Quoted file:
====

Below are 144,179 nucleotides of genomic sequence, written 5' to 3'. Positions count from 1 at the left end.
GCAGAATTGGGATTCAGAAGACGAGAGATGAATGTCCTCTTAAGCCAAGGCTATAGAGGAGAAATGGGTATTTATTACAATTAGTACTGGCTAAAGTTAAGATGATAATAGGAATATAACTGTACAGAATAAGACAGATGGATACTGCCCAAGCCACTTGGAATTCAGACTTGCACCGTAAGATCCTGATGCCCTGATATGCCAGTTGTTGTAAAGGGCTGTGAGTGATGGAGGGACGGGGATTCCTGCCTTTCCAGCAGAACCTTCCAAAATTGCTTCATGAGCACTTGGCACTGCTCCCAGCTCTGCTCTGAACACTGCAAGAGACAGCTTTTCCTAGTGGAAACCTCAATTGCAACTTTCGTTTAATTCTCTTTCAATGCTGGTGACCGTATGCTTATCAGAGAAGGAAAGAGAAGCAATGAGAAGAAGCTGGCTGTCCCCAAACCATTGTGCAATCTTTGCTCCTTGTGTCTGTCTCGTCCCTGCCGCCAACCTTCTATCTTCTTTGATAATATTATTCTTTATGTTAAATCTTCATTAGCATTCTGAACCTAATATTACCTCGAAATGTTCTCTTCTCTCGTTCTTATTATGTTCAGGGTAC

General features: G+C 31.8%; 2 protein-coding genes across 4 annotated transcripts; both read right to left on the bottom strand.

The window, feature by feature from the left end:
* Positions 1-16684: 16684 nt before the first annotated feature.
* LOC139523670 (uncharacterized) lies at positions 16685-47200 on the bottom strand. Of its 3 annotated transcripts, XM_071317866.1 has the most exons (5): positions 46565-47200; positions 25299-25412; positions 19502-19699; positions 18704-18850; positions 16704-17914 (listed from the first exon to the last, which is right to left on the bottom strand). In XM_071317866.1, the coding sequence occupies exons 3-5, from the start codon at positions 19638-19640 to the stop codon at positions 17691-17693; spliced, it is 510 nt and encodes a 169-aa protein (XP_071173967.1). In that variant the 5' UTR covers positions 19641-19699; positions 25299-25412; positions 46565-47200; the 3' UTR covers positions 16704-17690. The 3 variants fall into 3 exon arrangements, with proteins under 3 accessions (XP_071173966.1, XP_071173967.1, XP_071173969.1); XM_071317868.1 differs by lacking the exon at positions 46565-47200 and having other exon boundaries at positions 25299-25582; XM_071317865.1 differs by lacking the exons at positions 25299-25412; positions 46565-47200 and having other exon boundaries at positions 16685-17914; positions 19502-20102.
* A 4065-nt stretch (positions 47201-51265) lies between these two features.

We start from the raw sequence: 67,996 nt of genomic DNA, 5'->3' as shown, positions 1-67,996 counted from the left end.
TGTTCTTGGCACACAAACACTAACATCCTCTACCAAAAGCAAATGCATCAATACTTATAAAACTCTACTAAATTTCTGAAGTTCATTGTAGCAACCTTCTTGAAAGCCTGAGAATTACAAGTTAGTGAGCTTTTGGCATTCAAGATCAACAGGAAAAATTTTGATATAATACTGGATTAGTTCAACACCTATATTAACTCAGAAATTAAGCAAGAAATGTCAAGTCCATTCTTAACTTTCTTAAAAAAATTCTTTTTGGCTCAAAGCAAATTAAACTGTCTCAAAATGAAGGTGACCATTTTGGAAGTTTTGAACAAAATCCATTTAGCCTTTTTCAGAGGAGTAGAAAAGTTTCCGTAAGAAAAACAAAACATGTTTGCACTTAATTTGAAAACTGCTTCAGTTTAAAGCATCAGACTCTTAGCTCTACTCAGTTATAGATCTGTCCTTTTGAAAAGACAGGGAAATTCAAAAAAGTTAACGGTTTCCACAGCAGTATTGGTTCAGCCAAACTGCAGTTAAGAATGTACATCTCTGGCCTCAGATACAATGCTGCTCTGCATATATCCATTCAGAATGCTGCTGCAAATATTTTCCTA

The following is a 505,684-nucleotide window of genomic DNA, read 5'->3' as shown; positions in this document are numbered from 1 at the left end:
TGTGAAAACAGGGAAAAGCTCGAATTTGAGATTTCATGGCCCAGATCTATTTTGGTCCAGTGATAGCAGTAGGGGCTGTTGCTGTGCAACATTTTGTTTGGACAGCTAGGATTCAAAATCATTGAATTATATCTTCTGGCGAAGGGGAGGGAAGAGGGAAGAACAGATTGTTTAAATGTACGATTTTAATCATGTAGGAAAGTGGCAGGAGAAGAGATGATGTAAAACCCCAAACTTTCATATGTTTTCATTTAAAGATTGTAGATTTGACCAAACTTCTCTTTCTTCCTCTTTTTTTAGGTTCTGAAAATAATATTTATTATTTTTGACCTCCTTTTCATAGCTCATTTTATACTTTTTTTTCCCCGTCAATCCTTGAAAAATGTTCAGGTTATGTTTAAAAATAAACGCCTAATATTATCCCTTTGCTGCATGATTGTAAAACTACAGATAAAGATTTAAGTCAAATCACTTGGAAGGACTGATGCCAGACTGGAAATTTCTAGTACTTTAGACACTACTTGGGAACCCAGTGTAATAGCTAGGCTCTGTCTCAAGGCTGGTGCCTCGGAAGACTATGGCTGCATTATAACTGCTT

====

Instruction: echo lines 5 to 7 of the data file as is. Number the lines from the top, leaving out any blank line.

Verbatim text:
* Positions 1-16684: 16684 nt before the first annotated feature.
* LOC139523670 (uncharacterized) lies at positions 16685-47200 on the bottom strand. Of its 3 annotated transcripts, XM_071317866.1 has the most exons (5): positions 46565-47200; positions 25299-25412; positions 19502-19699; positions 18704-18850; positions 16704-17914 (listed from the first exon to the last, which is right to left on the bottom strand). In XM_071317866.1, the coding sequence occupies exons 3-5, from the start codon at positions 19638-19640 to the stop codon at positions 17691-17693; spliced, it is 510 nt and encodes a 169-aa protein (XP_071173967.1). In that variant the 5' UTR covers positions 19641-19699; positions 25299-25412; positions 46565-47200; the 3' UTR covers positions 16704-17690. The 3 variants fall into 3 exon arrangements, with proteins under 3 accessions (XP_071173966.1, XP_071173967.1, XP_071173969.1); XM_071317868.1 differs by lacking the exon at positions 46565-47200 and having other exon boundaries at positions 25299-25582; XM_071317865.1 differs by lacking the exons at positions 25299-25412; positions 46565-47200 and having other exon boundaries at positions 16685-17914; positions 19502-20102.
* A 4065-nt stretch (positions 47201-51265) lies between these two features.